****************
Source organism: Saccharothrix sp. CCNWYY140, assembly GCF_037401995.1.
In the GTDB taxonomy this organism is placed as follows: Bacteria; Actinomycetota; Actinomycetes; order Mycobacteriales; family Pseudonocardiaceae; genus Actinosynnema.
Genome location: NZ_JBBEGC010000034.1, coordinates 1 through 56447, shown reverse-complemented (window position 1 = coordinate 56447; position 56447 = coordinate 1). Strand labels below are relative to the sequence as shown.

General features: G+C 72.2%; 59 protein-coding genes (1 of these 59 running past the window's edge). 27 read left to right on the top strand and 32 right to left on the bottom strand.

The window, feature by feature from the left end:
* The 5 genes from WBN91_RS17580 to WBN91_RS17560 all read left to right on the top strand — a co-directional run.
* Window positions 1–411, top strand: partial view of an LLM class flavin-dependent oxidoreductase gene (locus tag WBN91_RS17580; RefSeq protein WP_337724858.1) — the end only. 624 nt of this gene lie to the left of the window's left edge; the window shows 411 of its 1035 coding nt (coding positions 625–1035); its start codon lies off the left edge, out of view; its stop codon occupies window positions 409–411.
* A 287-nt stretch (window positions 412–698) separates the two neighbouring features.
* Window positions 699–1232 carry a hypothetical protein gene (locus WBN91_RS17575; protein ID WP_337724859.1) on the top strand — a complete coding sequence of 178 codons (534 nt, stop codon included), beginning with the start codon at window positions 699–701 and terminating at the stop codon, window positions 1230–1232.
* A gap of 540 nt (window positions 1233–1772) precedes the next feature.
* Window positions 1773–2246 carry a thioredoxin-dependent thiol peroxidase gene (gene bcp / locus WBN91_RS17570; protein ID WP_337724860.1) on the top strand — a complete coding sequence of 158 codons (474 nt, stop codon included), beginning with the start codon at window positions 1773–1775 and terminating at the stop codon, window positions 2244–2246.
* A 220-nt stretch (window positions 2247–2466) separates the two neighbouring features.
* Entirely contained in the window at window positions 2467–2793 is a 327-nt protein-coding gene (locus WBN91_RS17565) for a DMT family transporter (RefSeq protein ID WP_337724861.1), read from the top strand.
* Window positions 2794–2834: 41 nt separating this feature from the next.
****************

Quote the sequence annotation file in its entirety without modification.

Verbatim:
Source organism: Saccharothrix sp. CCNWYY140, assembly GCF_037401995.1.
In the GTDB taxonomy this organism is placed as follows: Bacteria; Actinomycetota; Actinomycetes; order Mycobacteriales; family Pseudonocardiaceae; genus Actinosynnema.
Genome location: NZ_JBBEGC010000034.1, coordinates 1 through 56447, shown reverse-complemented (window position 1 = coordinate 56447; position 56447 = coordinate 1). Strand labels below are relative to the sequence as shown.

General features: G+C 72.2%; 59 protein-coding genes (1 of these 59 running past the window's edge). 27 read left to right on the top strand and 32 right to left on the bottom strand.

The window, feature by feature from the left end:
* The 5 genes from WBN91_RS17580 to WBN91_RS17560 all read left to right on the top strand — a co-directional run.
* Window positions 1–411, top strand: partial view of an LLM class flavin-dependent oxidoreductase gene (locus tag WBN91_RS17580; RefSeq protein WP_337724858.1) — the end only. 624 nt of this gene lie to the left of the window's left edge; the window shows 411 of its 1035 coding nt (coding positions 625–1035); its start codon lies off the left edge, out of view; its stop codon occupies window positions 409–411.
* A 287-nt stretch (window positions 412–698) separates the two neighbouring features.
* Window positions 699–1232 carry a hypothetical protein gene (locus WBN91_RS17575; protein ID WP_337724859.1) on the top strand — a complete coding sequence of 178 codons (534 nt, stop codon included), beginning with the start codon at window positions 699–701 and terminating at the stop codon, window positions 1230–1232.
* A gap of 540 nt (window positions 1233–1772) precedes the next feature.
* Window positions 1773–2246 carry a thioredoxin-dependent thiol peroxidase gene (gene bcp / locus WBN91_RS17570; protein ID WP_337724860.1) on the top strand — a complete coding sequence of 158 codons (474 nt, stop codon included), beginning with the start codon at window positions 1773–1775 and terminating at the stop codon, window positions 2244–2246.
* A 220-nt stretch (window positions 2247–2466) separates the two neighbouring features.
* Entirely contained in the window at window positions 2467–2793 is a 327-nt protein-coding gene (locus WBN91_RS17565) for a DMT family transporter (RefSeq protein ID WP_337724861.1), read from the top strand.
* Window positions 2794–2834: 41 nt separating this feature from the next.